To prisoner Burder. I picked you out at the station from four or five others as being the man I had seen. I asked you to stand up no that I might see your legs, by which I also identified you. When I saw you in the lane day was just beginning to break.

Detective-sergeant WILLIAM PHIPPS , Walthamstow, At 4.30 on the morning of August 25 I went with several other officers to prisoner's house, 90, Gladstone Road. Constable Button went round to the back and I went to the front door and knocked. I heard a scuffs. When I was admitted I found Burder detained by Button. I told him he would be charged with a man in custody with stealing fowls that morning. He replied, "You will have to prove it. I shall not go. Where is your warrant?" He was taken to Walthamstow Police Station and charged, and in reply said, "You have made a mistake." There was a feather on his cot near the top button.

To Prisoner. The fowls were in the charge room three or four yards from you. It is, of course, possible for feathers from fresh-killed fowls to be flying about, but I did not see any. There were feathers on the ground near the dead fowls.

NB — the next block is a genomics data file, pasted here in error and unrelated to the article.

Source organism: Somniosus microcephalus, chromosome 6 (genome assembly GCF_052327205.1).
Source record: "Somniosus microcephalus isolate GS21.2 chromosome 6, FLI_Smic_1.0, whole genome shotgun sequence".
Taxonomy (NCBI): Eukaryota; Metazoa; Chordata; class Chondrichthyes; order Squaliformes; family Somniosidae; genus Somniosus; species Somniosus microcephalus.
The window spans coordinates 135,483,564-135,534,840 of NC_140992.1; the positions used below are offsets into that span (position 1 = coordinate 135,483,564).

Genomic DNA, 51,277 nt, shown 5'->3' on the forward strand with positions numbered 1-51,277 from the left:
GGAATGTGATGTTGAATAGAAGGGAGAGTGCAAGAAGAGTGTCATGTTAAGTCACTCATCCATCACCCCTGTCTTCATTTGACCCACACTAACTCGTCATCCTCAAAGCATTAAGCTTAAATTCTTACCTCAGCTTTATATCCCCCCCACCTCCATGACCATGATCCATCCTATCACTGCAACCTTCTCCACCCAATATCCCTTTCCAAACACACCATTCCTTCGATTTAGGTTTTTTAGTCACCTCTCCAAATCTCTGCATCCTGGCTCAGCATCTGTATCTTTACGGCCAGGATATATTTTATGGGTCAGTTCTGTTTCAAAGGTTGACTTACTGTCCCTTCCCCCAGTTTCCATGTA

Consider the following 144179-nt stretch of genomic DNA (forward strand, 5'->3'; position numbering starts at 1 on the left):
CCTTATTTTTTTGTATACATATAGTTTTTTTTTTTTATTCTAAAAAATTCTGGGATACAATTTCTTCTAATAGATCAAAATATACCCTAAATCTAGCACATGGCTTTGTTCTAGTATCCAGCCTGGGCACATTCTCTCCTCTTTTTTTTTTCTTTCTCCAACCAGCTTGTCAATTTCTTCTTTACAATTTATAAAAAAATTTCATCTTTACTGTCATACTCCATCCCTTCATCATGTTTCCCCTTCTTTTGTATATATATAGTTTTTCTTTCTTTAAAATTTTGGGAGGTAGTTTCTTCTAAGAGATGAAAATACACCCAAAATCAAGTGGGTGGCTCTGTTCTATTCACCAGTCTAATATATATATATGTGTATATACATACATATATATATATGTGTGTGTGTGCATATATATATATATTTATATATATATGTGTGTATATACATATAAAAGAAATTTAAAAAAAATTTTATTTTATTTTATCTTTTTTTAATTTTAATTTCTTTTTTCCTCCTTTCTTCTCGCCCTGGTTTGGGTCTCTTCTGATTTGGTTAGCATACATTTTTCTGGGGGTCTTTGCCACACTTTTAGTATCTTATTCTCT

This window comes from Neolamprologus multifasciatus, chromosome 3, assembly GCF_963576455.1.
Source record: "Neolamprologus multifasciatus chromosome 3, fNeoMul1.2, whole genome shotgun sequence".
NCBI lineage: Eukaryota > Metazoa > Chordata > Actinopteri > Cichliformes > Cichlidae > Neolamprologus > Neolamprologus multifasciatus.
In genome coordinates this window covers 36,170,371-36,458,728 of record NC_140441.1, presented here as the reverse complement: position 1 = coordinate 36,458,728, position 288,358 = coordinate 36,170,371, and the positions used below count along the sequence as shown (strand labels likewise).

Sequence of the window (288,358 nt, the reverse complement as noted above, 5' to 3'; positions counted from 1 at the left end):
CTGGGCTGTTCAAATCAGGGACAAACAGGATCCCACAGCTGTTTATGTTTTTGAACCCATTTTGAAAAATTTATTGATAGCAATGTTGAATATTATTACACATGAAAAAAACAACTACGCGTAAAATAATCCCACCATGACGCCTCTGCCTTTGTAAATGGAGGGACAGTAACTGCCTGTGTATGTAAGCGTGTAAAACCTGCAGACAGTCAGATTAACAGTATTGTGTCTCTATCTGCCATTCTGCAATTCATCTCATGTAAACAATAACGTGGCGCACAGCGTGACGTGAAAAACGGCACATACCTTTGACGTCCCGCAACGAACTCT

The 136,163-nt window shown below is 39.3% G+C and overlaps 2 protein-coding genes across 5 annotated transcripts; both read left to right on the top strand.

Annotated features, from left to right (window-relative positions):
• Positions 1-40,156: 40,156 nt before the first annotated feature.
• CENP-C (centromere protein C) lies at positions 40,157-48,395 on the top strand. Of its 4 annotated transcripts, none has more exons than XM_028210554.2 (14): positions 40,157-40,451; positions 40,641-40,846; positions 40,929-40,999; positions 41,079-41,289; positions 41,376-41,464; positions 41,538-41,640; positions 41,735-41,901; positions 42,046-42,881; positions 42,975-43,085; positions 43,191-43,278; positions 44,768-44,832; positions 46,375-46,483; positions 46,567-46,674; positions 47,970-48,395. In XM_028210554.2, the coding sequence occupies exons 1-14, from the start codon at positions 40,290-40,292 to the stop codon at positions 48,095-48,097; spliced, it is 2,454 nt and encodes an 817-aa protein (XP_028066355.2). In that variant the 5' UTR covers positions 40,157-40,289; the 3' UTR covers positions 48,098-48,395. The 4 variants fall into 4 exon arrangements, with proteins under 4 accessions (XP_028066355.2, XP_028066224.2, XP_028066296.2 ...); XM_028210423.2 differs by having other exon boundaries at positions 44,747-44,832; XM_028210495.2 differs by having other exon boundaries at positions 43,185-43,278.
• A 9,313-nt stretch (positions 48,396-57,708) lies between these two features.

Constable WALTER BUTTON , 626 N. At five o'clock on the morning of August 25 I was on duty at the back garden of Burder's house. I saw Burder in the garden. When he saw me he ran indoors. I leaped over the fence and caught him in the house. I told him I should arrest him as being concerned with another man in stealing fowls. His trousers were saturated with water, there was a feather sticking to his button, and fresh grass on his shoes. The feather was on his coat before he went to the police station.

To Prisoner. If Sergeant Phipps caught you by then throat and nearly strangled you it was because you said you would not go out. There were have officers in all at the house—Sergeant Phipps. Sergeant Williams, and a constable in front, and myself and another constable at the back, but there were only two of us close to you in the house.

ALFRED HALLETT (prisoner, on oath, called for the prosecution). I was found with five fowls in my pocket. I said to the constable. "All right, governor, but I do not see why I should have all the blame." I had been out of work a considerable length of time, and have a wife and several children and they wanted food. It was the prisoner Burder who was with me when the fowls were stolen.

To prisoner Burder. I have not been interviewed by a detective since I have been in Brixton Prison. No one told me that if I said you were with me my wife and children would be helped. I have seen no one, and have only received three letters from my wife, which I have in my pocket.

Verdict, H. Burder guilty of Larceny. The following evidence was given as to the charge of burglary.